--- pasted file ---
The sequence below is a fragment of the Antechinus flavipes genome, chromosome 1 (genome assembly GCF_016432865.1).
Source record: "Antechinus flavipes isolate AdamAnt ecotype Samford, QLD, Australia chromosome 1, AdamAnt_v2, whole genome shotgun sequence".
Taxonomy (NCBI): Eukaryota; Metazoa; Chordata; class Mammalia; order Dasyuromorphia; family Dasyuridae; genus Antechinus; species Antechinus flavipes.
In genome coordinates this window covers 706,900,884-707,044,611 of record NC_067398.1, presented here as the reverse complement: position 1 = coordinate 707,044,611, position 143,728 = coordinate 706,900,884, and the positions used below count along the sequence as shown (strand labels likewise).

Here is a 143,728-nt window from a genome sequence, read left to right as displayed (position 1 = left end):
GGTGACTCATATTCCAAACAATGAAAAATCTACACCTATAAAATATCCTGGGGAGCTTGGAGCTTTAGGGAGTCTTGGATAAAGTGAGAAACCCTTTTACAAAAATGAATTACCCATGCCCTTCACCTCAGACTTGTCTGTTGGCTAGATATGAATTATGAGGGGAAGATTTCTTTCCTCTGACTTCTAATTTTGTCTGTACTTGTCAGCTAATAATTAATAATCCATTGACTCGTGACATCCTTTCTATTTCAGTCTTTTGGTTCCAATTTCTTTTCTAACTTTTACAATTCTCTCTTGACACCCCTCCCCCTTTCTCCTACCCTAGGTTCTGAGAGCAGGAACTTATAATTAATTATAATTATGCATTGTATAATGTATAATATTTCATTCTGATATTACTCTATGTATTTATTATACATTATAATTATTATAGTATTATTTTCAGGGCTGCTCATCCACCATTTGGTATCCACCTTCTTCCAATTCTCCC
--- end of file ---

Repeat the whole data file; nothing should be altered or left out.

The sequence below is a fragment of the Antechinus flavipes genome, chromosome 1 (genome assembly GCF_016432865.1).
Source record: "Antechinus flavipes isolate AdamAnt ecotype Samford, QLD, Australia chromosome 1, AdamAnt_v2, whole genome shotgun sequence".
Taxonomy (NCBI): Eukaryota; Metazoa; Chordata; class Mammalia; order Dasyuromorphia; family Dasyuridae; genus Antechinus; species Antechinus flavipes.
In genome coordinates this window covers 706,900,884-707,044,611 of record NC_067398.1, presented here as the reverse complement: position 1 = coordinate 707,044,611, position 143,728 = coordinate 706,900,884, and the positions used below count along the sequence as shown (strand labels likewise).

Here is a 143,728-nt window from a genome sequence, read left to right as displayed (position 1 = left end):
GGTGACTCATATTCCAAACAATGAAAAATCTACACCTATAAAATATCCTGGGGAGCTTGGAGCTTTAGGGAGTCTTGGATAAAGTGAGAAACCCTTTTACAAAAATGAATTACCCATGCCCTTCACCTCAGACTTGTCTGTTGGCTAGATATGAATTATGAGGGGAAGATTTCTTTCCTCTGACTTCTAATTTTGTCTGTACTTGTCAGCTAATAATTAATAATCCATTGACTCGTGACATCCTTTCTATTTCAGTCTTTTGGTTCCAATTTCTTTTCTAACTTTTACAATTCTCTCTTGACACCCCTCCCCCTTTCTCCTACCCTAGGTTCTGAGAGCAGGAACTTATAATTAATTATAATTATGCATTGTATAATGTATAATATTTCATTCTGATATTACTCTATGTATTTATTATACATTATAATTATTATAGTATTATTTTCAGGGCTGCTCATCCACCATTTGGTATCCACCTTCTTCCAATTCTCCC